• Notebook 13a
      (pp. 286-296)

      Notebook 13, from which two excerpts are reproduced in the present volume, is something of a catch-all. It begins with a series of notes on Shakespeare’s sonnets, designated Notebook 13b, to be found in part 3, below. Then follow some brief notes for Frye’s book on T.S. Eliot and some drafts of paragraphs and lists of chapter topics forThe Return of Eden,not included here. Five paragraphs, titled “Notes on Ben Jonson,” are separated by two miscellaneous paragraphs (omitted) from the remainder of the notebook, which consists of notes towards the Alexander Lectures on Shakespearean tragedy, which becameFools...

    • Notes 54-13
      (pp. 297-320)

      The first paragraph of Notes 54-13 informs us that they were composed between early 1980, when Frye gave the Larkin-Stuart Lectures that becameCreation and Recreation,and March 1981, when he delivered the Tamblyn Lectures at the University of Western Ontario, later published asThe Myth of Deliverance.These typed notes for the Tamblyn Lectures, on Shakespeare’s problem comedies, are in the NFF, 1991, box 28, file 4.

      [1] If there is anything to my seven/eight phases of revelation scheme,¹ I can use the series of public lectures I’ve been asked to give in exploring the different ones. I’ve done...

    • Notes 58-5
      (pp. 321-341)

      These typed notes onHamlet, King Lear,and Romeoand Juliet aresomehow connected with Frye’s undergraduate lectures on Shakespeare: paragraph 17 roughs out three lectures onHamletand paragraph 34 sketches three “essay-lectures” onLear.Such a procedure was unusual for Frye, whose notes for class lectures usually consisted of a single file card listing the location of key passages in the text. The term “essay-lectures” may indicate, however, his awareness that this particular set of lectures would be recorded, transcribed, and eventually turned intoNorthrop Frye on Shakespeare.At any rate, these notes echo many passages of that...

    • Notebook 29
      (pp. 342-345)

      A brief series of notes apparently composed by Frye in the process of turning his undergraduate lectures intoNorthrop Frye on Shakespeare,which they echo at various points, Notebook 29 dates from sometime prior to 1986, when that book was published. It is located in the NFF, 1991, box 25.

      [1] H: We’re imprisoned by what we’ve done, but unless we’ve committed a major crime like Claudius we’re not too crippled by it: we adjust to the gradual narrowing of our abilities and interests. But there’s a deeper imprisonment in what we are (“characterological armor”¹ or whatever), and Hamlet is...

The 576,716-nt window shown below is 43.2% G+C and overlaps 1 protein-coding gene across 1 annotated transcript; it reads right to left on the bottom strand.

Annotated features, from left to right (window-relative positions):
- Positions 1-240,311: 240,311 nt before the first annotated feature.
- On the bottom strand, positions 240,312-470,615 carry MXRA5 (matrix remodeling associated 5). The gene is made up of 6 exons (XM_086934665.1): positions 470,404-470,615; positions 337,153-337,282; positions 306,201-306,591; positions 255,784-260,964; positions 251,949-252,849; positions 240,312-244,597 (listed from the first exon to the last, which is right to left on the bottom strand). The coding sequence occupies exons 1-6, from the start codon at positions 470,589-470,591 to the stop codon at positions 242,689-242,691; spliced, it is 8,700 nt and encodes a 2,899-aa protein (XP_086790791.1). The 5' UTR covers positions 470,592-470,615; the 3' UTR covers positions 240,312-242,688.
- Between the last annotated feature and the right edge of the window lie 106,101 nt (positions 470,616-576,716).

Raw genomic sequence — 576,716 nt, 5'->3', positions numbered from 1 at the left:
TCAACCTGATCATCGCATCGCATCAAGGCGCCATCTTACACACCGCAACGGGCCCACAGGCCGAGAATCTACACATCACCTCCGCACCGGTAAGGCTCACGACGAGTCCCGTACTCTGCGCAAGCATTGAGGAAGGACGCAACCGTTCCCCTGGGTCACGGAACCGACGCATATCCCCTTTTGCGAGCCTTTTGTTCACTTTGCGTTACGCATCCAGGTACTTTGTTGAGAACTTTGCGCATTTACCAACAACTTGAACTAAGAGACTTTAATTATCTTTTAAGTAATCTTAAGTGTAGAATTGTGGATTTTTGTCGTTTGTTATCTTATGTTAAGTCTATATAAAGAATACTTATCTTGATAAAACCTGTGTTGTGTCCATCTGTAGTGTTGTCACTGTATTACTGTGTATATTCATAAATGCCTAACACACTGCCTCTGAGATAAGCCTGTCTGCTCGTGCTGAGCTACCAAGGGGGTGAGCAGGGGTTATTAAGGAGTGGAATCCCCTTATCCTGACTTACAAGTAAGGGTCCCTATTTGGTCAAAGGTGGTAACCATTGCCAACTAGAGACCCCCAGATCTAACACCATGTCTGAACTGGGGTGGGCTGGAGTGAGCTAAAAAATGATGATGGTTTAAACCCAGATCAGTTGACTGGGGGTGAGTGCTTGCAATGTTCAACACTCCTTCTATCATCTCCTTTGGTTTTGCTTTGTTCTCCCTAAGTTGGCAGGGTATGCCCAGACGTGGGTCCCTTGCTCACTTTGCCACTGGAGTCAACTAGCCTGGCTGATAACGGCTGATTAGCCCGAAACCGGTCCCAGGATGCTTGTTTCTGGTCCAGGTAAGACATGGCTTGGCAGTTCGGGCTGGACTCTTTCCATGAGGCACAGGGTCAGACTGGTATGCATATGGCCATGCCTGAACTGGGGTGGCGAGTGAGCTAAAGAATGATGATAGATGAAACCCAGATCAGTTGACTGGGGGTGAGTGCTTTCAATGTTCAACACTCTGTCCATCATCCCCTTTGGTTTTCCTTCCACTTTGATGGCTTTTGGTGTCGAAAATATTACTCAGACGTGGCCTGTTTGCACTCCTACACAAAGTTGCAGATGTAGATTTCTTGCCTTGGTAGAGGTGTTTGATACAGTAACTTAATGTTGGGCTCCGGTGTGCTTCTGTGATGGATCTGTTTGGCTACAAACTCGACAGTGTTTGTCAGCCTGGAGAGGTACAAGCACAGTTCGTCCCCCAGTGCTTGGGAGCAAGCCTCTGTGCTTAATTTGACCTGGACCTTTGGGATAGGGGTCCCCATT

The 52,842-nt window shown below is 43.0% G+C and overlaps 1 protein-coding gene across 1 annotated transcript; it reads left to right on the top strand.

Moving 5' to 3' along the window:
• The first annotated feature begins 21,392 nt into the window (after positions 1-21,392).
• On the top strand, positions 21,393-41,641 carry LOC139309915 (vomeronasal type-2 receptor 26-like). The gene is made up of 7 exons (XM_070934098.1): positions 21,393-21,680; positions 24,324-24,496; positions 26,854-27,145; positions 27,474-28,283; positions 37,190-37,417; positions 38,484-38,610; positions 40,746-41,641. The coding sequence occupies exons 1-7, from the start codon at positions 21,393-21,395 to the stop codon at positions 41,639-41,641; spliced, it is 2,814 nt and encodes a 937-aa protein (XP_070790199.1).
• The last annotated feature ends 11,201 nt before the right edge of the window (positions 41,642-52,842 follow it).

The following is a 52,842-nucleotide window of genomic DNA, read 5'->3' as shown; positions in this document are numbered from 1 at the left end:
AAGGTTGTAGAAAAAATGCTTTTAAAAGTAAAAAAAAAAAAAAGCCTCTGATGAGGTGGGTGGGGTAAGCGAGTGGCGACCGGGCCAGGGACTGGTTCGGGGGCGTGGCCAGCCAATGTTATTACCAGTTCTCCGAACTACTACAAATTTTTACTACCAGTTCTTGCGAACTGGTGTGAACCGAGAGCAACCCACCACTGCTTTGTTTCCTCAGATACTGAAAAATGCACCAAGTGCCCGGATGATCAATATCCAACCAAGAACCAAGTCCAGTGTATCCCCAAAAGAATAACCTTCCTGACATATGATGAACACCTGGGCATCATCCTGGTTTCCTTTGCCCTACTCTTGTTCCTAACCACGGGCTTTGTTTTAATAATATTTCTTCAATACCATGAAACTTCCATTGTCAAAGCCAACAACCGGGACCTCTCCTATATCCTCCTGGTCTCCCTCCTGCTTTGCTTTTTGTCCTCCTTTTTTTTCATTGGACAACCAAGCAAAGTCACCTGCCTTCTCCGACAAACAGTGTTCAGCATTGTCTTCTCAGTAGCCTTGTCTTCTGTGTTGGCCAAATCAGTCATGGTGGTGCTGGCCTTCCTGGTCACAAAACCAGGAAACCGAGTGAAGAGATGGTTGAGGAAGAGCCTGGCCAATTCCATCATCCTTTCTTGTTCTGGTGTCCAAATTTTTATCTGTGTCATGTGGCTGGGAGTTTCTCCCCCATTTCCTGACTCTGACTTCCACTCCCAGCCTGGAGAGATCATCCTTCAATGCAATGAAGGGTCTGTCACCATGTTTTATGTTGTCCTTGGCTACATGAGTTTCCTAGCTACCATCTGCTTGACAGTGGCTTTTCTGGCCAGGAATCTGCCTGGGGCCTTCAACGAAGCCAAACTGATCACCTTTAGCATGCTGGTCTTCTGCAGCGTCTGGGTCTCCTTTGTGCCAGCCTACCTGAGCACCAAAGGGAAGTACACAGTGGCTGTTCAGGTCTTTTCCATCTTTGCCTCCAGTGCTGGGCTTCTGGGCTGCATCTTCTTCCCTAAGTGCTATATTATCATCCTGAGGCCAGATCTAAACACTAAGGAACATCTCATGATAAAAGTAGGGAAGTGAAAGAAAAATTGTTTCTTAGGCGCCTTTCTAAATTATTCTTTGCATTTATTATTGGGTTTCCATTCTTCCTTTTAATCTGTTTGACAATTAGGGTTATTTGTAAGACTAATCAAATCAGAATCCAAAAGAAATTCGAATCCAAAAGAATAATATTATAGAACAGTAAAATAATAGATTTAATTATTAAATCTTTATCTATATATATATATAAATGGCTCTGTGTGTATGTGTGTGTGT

• Notes 58-7
      (pp. 346-360)

      This is a series of notes on the masque, written in preparation for parts 2 and 3 of Frye’s essay “Romance as Masque,” which were originally presented at the Second Alabama Symposium on English and American Literature at the University of Alabama, 16-18 October 1975. Part 1 of that essay, for which no preliminary notes survive, was originally delivered as a lecture in Stratford, England, and published, in revised form, in Shakespeare Survey, 22 (1969) as “Old and New Comedy.” The complete essay was first published inSpiritus Mundi,148-78, and was reprinted inSeSCT,125-51. The separate portions of...

  10. Part III

    • Notebook 13b
      (pp. 363-372)

      The first part of Notebook 13, here designated Notebook 13b, consists of a series of double entries. Both are on Shakespeare’s sonnets: the notes on the recto pages, which appear here as notes 1-24, examine the overall patterns of the entire sequence; the notes on the verso pages, here given as 25-35 but numbered 1-11 by Frye, are a sonnet-by-sonnet analysis that is soon abandoned (after Sonnet 11). Obviously related to “How True a Twain,” Frye’s essay on the sonnets, these notes are thereby dated prior to 1962. Frye’s occasional brackets are represented by braces; presumably he added these while...

    • Notebook 14b
      (pp. 373-379)

      Notebook 14, located in the NFF, 1991, box 24, splits into two bodies of material The first half, published inNorthrop Frye’s Notebooks on Romanceas Notebook 14a, consists of notes on Wolfram von Eschenbach’sParzival.A reference to the Alexander Lectures as being in the past means that the date for this part of the notebook must be after 1967; references to the Third Book project suggest a cutoff date around 1972. The second half, published here as Notebook 14b, is a series of notes on Robert Chester’sLoves Martyr,and probably comes from roughly the same period: a...

    • Notes 58-6
      (pp. 380-388)

      A series of typed notes related to “Natural and Revealed Communities,” presented as the Thomas More Lecture in the Humanities at the College of the Holy Cross, Worcester, Massachusetts, 22 April 1987, later published inMyth and Metaphor(289-306). The typescript for Notes 58-6 is located in the NFF, box 36, file 8.

      [1] The Prince and the Courtier were the two primary social facts in the secular life of the Renaissance. The idea of each collided with each other. The perfect courtier was an individualized educational Utopia: he was to be sensitive to every cultural aspect of his society,...

  11. Appendix: Frye’s Books and Articles on Shakespeare and Drama
    (pp. 389-392)
  12. Notes
    (pp. 393-472)
  13. Index
    (pp. 473-494)